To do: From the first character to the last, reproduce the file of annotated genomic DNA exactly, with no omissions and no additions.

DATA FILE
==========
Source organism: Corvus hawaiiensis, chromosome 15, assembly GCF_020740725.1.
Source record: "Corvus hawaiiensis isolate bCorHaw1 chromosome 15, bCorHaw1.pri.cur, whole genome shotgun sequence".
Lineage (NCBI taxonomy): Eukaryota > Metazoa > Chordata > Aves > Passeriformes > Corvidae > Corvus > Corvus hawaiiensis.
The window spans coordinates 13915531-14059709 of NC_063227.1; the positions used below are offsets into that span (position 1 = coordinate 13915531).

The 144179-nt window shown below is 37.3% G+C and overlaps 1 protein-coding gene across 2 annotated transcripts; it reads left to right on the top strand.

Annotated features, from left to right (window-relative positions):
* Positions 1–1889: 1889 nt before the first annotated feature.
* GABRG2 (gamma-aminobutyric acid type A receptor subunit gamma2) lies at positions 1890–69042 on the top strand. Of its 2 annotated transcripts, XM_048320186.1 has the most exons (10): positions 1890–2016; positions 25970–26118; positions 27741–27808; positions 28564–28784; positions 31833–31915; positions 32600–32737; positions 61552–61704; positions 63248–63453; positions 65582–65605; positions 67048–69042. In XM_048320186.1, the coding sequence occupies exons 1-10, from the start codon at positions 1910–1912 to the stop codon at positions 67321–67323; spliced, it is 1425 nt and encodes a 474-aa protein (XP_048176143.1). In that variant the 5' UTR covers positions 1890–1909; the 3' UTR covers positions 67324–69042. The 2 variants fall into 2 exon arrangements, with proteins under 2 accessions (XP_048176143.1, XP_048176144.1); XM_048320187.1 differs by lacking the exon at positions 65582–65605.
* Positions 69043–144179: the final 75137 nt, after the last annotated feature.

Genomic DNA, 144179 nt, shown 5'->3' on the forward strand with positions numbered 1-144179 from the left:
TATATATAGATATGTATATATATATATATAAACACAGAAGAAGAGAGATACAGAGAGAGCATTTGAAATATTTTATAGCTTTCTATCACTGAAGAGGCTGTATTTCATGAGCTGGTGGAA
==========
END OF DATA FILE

Source organism: Corvus hawaiiensis, chromosome 15, assembly GCF_020740725.1.
Source record: "Corvus hawaiiensis isolate bCorHaw1 chromosome 15, bCorHaw1.pri.cur, whole genome shotgun sequence".
Lineage (NCBI taxonomy): Eukaryota > Metazoa > Chordata > Aves > Passeriformes > Corvidae > Corvus > Corvus hawaiiensis.
The window spans coordinates 13915531-14059709 of NC_063227.1; the positions used below are offsets into that span (position 1 = coordinate 13915531).

The 144179-nt window shown below is 37.3% G+C and overlaps 1 protein-coding gene across 2 annotated transcripts; it reads left to right on the top strand.

Annotated features, from left to right (window-relative positions):
* Positions 1–1889: 1889 nt before the first annotated feature.
* GABRG2 (gamma-aminobutyric acid type A receptor subunit gamma2) lies at positions 1890–69042 on the top strand. Of its 2 annotated transcripts, XM_048320186.1 has the most exons (10): positions 1890–2016; positions 25970–26118; positions 27741–27808; positions 28564–28784; positions 31833–31915; positions 32600–32737; positions 61552–61704; positions 63248–63453; positions 65582–65605; positions 67048–69042. In XM_048320186.1, the coding sequence occupies exons 1-10, from the start codon at positions 1910–1912 to the stop codon at positions 67321–67323; spliced, it is 1425 nt and encodes a 474-aa protein (XP_048176143.1). In that variant the 5' UTR covers positions 1890–1909; the 3' UTR covers positions 67324–69042. The 2 variants fall into 2 exon arrangements, with proteins under 2 accessions (XP_048176143.1, XP_048176144.1); XM_048320187.1 differs by lacking the exon at positions 65582–65605.
* Positions 69043–144179: the final 75137 nt, after the last annotated feature.

Genomic DNA, 144179 nt, shown 5'->3' on the forward strand with positions numbered 1-144179 from the left:
TATATATAGATATGTATATATATATATATAAACACAGAAGAAGAGAGATACAGAGAGAGCATTTGAAATATTTTATAGCTTTCTATCACTGAAGAGGCTGTATTTCATGAGCTGGTGGAA